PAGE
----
The Futuro Spaceship House lands in Britain.

The Futuro house by Matti Suuronen … restored by Craig Barnes, on show in Le Havre. Photograph: James Hemery
Like jetpacks, flying cars and robot butlers, the Futuro was supposed to revolutionise the way we lived.
Unlike those other staples of an imagined future, however, this architectural oddity actually existed.
A colourful pod in the shape of an ellipse, the Futuro was a sci-fi vision of the future, offering us a living space light years away from what most of us were used to.
Nicknamed the Flying Saucer and the UFO House, it was symbolic of the ambitious space-race era.
But as the Futuro celebrates its 50th anniversary, the revolution it promised clearly never happened.
One belongs to Craig Barnes, an artist based in London, who saw a Futuro in a “dishevelled and tired” state while on holiday in Port Alfred, South Africa.
He decided to mount a rescue mission. “I have family out there,” he says, “and I’d been seeing this Futuro since I was about three.
I viewed it as a spaceship. I drove past in 2013 and workers were knocking down a garage next to it. I panicked and managed to trace the owner.”
Read on via Source: Back to the Futuro: the spaceship house that landed in Yorkshire | Art and design | The Guardian

Predators in 3D.

geometric-predators-by-maxim-shkret-1Maxim Shkret is an artist and designer from Krasnodar, Russia.
In a series entitled Predators on Behance, Shkret created an awesome series of animal portraits using 3DS Max, V-Ray, ZBrush and Adobe CS5.
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In the project description he describes his style as a, “3D interpretation of vector graphics”.
For those interested in prints, Maxim has some available through Society6.
via Geometric Predators by Maxim Shkret «TwistedSifter.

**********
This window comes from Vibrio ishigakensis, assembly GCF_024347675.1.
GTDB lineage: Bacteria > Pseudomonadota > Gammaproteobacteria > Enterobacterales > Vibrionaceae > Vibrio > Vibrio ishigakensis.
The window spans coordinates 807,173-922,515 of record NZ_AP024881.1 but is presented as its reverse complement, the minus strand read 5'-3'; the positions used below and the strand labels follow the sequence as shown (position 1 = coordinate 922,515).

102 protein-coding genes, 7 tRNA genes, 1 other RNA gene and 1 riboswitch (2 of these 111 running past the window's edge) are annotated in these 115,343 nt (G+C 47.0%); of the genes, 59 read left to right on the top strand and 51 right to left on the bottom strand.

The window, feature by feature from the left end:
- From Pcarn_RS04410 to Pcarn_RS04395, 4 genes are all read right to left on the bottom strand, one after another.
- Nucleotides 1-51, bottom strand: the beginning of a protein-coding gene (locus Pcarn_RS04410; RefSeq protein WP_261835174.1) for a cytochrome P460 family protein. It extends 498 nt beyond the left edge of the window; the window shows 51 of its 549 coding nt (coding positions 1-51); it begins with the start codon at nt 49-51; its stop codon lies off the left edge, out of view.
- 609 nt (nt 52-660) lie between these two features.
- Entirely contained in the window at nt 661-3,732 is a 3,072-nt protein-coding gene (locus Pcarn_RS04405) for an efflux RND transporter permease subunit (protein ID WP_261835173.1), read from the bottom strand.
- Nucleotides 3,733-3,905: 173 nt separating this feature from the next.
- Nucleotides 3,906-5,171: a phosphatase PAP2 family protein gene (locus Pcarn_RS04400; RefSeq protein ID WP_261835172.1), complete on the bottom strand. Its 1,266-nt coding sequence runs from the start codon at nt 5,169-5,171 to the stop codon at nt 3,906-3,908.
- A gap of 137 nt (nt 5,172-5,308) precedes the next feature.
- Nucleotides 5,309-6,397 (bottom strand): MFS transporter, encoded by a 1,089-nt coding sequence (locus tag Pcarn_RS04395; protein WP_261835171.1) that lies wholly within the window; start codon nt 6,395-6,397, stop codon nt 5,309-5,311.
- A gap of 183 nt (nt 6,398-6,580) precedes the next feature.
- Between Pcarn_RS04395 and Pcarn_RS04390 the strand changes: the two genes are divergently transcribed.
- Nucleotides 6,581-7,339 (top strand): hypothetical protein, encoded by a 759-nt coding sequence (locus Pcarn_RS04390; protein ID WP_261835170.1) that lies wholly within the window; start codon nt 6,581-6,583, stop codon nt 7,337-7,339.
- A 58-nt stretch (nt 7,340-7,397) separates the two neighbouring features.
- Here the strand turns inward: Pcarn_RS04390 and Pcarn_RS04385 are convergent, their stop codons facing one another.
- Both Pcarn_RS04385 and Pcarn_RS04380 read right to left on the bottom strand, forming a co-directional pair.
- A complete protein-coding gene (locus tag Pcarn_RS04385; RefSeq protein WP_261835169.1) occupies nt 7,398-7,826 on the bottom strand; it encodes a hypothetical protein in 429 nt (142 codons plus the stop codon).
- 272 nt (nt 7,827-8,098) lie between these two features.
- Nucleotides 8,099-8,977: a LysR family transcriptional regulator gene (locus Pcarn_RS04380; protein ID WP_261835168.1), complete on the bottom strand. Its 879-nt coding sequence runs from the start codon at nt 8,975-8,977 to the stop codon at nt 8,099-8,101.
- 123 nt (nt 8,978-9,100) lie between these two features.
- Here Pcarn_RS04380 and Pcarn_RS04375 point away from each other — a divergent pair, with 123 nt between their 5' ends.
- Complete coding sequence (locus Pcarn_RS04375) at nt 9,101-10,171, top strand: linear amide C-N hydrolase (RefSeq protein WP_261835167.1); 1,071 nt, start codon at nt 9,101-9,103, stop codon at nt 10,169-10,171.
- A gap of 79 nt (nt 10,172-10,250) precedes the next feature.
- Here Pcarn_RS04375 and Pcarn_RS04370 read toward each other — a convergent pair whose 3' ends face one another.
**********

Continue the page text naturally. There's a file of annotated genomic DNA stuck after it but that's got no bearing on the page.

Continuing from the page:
The Jaws Baby Crib.

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In a darkly humorous homage to classic cinema, Joseph Reginella, a toy and set-prop sculptor based in New York, has created an awesome crib that makes it look like the baby sleeping in it is about to be devoured by the monstrous shark from Jaws.
The sculpture is a reenactment of the scene where the grizzled seaman Quint is devoured by the movie’s eponymous terror.
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Reginella made the bed for his nephew, Mikey Melaccio.
Looks like the kid might develop either an extreme fear of sharks or an affinity for them!
See more Images via Uncle Makes Jaws-Inspired Crib For His 2-Month-Old Nephew | Bored Panda.

Papercraft Animals.

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Papercraft animals resembling low polygon vector illustrations.
Estudio Guardabosques are Carolina Silvero and Juan Elizalde, a couple from Buenos Aires, Argentina who likes to draw and make things with paper, specially if it involves nature.
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See more Images via Faith is Torment | Art and Design Blog: Paper Mammals by Estudio Guardabosques.

The Pathe Foundation, Paris.

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For the last 8 years the Pathe Foundation in Paris has worked with Pritzker-winning architect Renzo Piano to design and construct their new headquarters.
Slated for a grand opening, photos have emerged that reveal, in the architect’s own words, “an unexpected presence”: a curved bulbous structure that looks like it’s been squeezed into an opening within a historic Parisian city block. “
The art of inserting a new building into an historic city block,” says Piano, “means engaging in an open, physical dialogue with the existing city buildings.” In other words, it’s an exercise in reclaiming space.

Hidden mostly behind buildings, the new headquarters, which will promote the Pathe’s heritage in cinematography with office spaces, film archives and a screening room, pokes its head out above the neighbors, looking like a giant armadillo.
Walking by, an unsuspecting visitor would have no idea was behind that street-side facade.
(via Designboom)
See more via The New Pathe Foundation Headquarters by Renzo Piano Squeezed Into a City Block in Paris | Colossal.

‘The Showstopper’ by Linda van Slobbe.

The Showstopper by Linda van Slobbe – Bar-du-Lac, France
‘This historic theatre is built in a typical oval shape which has the stage at one end and multiple floors and balconies all around.
This one has beautiful decorations’
Image Credit: Photograph by Linda van Slobbe.
via The walls have eyes: the best urban photography | Cities | The Guardian